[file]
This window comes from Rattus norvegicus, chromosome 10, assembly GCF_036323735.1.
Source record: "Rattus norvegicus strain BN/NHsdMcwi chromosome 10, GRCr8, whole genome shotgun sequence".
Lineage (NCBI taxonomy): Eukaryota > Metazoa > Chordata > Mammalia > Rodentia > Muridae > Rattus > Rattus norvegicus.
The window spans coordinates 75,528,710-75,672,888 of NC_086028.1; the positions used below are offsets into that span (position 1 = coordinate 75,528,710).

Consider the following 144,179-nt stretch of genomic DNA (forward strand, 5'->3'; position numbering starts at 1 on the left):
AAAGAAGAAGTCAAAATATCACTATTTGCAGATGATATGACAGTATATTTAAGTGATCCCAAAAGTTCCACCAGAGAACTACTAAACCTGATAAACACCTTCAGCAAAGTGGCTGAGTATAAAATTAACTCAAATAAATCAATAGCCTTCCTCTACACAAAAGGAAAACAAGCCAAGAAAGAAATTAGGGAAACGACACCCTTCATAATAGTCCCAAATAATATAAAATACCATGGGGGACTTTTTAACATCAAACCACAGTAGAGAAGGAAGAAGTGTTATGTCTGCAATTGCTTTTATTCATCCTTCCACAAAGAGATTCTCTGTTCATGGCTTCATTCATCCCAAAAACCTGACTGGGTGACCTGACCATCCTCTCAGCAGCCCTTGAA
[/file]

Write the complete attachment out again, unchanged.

This window comes from Rattus norvegicus, chromosome 10, assembly GCF_036323735.1.
Source record: "Rattus norvegicus strain BN/NHsdMcwi chromosome 10, GRCr8, whole genome shotgun sequence".
Lineage (NCBI taxonomy): Eukaryota > Metazoa > Chordata > Mammalia > Rodentia > Muridae > Rattus > Rattus norvegicus.
The window spans coordinates 75,528,710-75,672,888 of NC_086028.1; the positions used below are offsets into that span (position 1 = coordinate 75,528,710).

Consider the following 144,179-nt stretch of genomic DNA (forward strand, 5'->3'; position numbering starts at 1 on the left):
AAAGAAGAAGTCAAAATATCACTATTTGCAGATGATATGACAGTATATTTAAGTGATCCCAAAAGTTCCACCAGAGAACTACTAAACCTGATAAACACCTTCAGCAAAGTGGCTGAGTATAAAATTAACTCAAATAAATCAATAGCCTTCCTCTACACAAAAGGAAAACAAGCCAAGAAAGAAATTAGGGAAACGACACCCTTCATAATAGTCCCAAATAATATAAAATACCATGGGGGACTTTTTAACATCAAACCACAGTAGAGAAGGAAGAAGTGTTATGTCTGCAATTGCTTTTATTCATCCTTCCACAAAGAGATTCTCTGTTCATGGCTTCATTCATCCCAAAAACCTGACTGGGTGACCTGACCATCCTCTCAGCAGCCCTTGAA